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#Anthropology roundup: Fieldwork in a Time of Coronavirus (a new series by anthro{dendum} blog))

Anthrodendum welcomes guest blogger Josh Babcock. Ph.D. Candidate in Sociocultural and Linguistic Anthropology at the University of Chicago. His research examines the public co-construction of language and race in the making of a multimodal image of Singapore.

Anthrodendum welcomes guest blogger Christian Elliott, an undergraduate senior majoring in cultural anthropology at Augustana College in Rock Island, Illinois.

Video conferencing and the limits of representability

by Christian Elliott

It is Friday the 13th of March. Not a particularly auspicious day, as it would turn out, though I’ve never been particularly superstitious. I am sitting at a long seminar table in a small classroom in Old Main, the pale-yellow stone bell tower-topped academic building at the center of Augustana College’s wooded campus in western Illinois.


What Anthropology Teaches Us about COVID-19: A Conversation with Physician-Anthropologist, Dr. Bjørn Westgard

Recently, I checked in with Dr. Bjørn Westgard, to see how he was doing. Back in the ‘90s, Bjørn was enrolled in a wildly

The late 19th and early 20th centuries were a time of unprecedented shock and trauma for many Africans. European invaders appeared, armed with guns for which African spears were no match, and they killed or imprisoned those who got in their way, forced people into labor, and established colonial rule over new countries that they created de novo.

Coronavirus Is Killing the Hope of Asylum

A s orders to “stay at home” swept across the globe in March and April, some questioned what those mandates meant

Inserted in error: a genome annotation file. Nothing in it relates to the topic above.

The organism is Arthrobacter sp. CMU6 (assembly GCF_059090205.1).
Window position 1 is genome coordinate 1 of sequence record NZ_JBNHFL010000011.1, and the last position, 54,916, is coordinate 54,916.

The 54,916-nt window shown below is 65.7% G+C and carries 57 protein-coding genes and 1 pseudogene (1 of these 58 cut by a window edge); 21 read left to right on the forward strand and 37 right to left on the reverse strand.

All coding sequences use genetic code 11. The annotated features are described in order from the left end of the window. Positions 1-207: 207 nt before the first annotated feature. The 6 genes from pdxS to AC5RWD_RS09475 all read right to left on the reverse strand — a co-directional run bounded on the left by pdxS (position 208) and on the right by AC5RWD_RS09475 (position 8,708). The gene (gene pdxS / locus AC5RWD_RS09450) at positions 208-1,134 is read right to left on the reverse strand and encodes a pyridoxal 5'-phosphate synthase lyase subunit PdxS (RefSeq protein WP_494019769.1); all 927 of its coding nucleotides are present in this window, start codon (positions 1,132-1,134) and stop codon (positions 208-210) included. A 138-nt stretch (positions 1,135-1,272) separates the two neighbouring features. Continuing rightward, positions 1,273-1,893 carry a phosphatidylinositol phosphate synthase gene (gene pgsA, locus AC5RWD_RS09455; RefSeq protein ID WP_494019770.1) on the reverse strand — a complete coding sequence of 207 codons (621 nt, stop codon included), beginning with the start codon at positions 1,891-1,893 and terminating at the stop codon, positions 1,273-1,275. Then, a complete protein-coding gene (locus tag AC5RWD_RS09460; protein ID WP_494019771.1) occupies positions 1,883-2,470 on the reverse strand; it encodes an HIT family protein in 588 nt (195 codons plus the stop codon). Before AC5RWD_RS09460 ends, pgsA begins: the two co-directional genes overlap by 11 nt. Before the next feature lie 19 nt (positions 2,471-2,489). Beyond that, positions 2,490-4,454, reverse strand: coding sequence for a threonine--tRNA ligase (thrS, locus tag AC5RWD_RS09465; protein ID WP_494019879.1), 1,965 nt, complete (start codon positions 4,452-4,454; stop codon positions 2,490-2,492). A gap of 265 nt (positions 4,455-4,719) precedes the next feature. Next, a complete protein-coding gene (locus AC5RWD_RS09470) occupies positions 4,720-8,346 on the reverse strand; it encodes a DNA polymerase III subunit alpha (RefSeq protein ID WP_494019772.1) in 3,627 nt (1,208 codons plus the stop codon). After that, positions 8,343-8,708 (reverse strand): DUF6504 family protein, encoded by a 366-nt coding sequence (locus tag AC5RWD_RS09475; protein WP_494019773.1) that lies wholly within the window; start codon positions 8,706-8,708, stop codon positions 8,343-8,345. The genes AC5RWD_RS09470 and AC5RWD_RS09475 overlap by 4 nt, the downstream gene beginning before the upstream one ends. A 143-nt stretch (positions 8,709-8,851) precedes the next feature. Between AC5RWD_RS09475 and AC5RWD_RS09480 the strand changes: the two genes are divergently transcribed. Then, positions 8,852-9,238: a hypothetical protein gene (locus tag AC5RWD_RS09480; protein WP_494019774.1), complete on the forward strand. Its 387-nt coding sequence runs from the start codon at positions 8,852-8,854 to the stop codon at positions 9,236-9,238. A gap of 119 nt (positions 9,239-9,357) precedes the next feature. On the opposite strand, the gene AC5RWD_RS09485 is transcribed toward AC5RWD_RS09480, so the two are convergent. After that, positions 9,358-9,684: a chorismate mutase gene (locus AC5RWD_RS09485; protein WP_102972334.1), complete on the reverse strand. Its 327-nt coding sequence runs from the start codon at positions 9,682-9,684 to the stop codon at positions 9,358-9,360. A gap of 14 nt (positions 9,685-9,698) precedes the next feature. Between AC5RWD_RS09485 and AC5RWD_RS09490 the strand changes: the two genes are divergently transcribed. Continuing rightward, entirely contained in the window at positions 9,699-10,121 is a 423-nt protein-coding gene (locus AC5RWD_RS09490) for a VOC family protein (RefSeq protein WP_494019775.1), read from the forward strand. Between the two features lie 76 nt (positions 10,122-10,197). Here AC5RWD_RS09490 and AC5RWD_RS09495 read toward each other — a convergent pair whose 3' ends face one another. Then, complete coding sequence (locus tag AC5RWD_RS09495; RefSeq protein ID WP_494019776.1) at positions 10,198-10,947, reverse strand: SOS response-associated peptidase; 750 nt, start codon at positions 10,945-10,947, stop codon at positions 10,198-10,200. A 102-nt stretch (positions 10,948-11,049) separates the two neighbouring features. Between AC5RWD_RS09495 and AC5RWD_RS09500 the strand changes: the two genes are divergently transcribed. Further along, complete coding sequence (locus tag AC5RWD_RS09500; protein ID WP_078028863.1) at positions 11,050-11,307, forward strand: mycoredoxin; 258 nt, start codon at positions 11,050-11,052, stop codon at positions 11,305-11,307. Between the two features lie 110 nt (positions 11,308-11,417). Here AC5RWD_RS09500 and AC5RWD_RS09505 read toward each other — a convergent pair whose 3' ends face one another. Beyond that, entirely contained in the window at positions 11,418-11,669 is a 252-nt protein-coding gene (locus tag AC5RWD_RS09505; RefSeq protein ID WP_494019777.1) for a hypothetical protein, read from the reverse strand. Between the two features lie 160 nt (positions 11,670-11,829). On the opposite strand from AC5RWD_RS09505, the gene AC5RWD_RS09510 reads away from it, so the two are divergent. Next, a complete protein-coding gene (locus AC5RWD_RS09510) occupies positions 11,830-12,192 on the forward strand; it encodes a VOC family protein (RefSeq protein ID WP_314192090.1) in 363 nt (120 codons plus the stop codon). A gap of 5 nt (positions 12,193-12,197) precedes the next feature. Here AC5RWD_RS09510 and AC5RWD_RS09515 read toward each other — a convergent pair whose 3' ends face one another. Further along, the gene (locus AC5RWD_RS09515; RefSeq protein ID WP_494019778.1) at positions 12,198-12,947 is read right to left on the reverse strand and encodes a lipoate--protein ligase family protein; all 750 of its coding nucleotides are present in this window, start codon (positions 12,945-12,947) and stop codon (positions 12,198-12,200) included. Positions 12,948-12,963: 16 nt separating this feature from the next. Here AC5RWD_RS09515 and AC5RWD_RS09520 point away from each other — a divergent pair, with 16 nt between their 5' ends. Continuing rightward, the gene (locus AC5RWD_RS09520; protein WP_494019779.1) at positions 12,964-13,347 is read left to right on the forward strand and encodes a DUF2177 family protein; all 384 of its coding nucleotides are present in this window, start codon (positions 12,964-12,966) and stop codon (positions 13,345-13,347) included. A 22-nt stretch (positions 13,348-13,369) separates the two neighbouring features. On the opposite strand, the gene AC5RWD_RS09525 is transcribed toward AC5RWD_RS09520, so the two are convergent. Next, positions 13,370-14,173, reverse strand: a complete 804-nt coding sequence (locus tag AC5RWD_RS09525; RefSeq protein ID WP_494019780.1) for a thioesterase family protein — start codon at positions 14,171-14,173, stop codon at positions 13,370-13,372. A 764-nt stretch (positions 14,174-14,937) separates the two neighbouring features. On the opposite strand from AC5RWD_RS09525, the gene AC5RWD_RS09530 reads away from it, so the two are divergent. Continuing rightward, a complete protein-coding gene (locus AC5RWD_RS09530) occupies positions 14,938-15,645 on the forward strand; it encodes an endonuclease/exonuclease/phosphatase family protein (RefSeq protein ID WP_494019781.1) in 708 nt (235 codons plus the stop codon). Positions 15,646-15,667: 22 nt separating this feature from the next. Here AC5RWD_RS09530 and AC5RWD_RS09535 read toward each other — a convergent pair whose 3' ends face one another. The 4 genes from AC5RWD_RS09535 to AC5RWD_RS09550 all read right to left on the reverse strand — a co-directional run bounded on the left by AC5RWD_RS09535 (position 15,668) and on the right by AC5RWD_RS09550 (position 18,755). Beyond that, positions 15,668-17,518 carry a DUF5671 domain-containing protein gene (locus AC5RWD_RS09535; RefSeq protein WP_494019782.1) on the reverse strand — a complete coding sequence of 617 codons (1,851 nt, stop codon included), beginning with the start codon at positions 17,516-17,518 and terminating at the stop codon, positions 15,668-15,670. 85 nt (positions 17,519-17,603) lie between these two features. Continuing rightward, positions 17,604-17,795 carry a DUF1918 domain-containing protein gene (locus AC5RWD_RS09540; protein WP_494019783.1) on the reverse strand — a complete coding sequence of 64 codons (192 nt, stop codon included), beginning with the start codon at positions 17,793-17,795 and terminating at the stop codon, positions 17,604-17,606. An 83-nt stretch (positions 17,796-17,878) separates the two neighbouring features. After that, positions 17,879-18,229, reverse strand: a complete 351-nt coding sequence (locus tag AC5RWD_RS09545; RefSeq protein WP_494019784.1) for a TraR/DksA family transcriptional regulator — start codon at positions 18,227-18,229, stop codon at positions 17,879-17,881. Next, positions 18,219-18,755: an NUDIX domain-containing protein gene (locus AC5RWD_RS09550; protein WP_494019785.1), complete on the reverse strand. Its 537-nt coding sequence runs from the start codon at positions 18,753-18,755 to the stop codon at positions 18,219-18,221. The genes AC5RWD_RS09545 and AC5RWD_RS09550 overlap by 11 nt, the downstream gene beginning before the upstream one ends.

Do I Have Microremains in My Teeth?

Southwestern Finland isn’t a great place for archaeologists to find anything other than the sturdiest of remains. The pine needles that fall to the boreal forest floor make the soils acidic, eating up whatever might be buried in them. And the freezing cold winters, combined with the spring thaws, make artifacts crumble quickly over time.

Archaeologists unearth an ancient habitation site in Western Mongolia, seeking clues to the early history of domestic horses. William Taylor

This article was originally published at The Conversation and has been republished under Creative Commons.

In an increasingly urbanized world, few people still ride horses for reasons beyond sport or leisure. However, on horseback, people, goods, and ideas moved across vast distances, shaping the power structures and social systems of the premechanized era. From the trade routes of the Silk Road or the great Mongol Empire to the equestrian nations of the American Great Plains, horses were the engines of the ancient world.

Where, when, and how did humans first domesticate horses?

Tracing the origins of horse domestication in the ancient era has proven to be an exceedingly difficult task. Horses—and the people who care for them—tend to live in remote, dry, or cold grassland regions, moving often and leaving only ephemeral marks in the archaeological record. In the steppes, pampas, and plains of the world, historic records are often ambiguous or absent, archaeological sites are poorly investigated, and research is published in a variety languages.

Longer overlap for modern humans and Neanderthals

Modern humans began to edge out the Neanderthals in Europe earlier than previously thought.
Berlin’s Humboldt Forum opened its doors to the public for a special event in 2019, even as construction on the building continued. David von Becker/SHF

Art historian Bénédicte Savoy didn’t mince her words. “The Humboldt Forum,” she told the German newspaper Süddeutsche Zeitung in 2017, “is like Chernobyl,” referencing the city turned nuclear disaster site.

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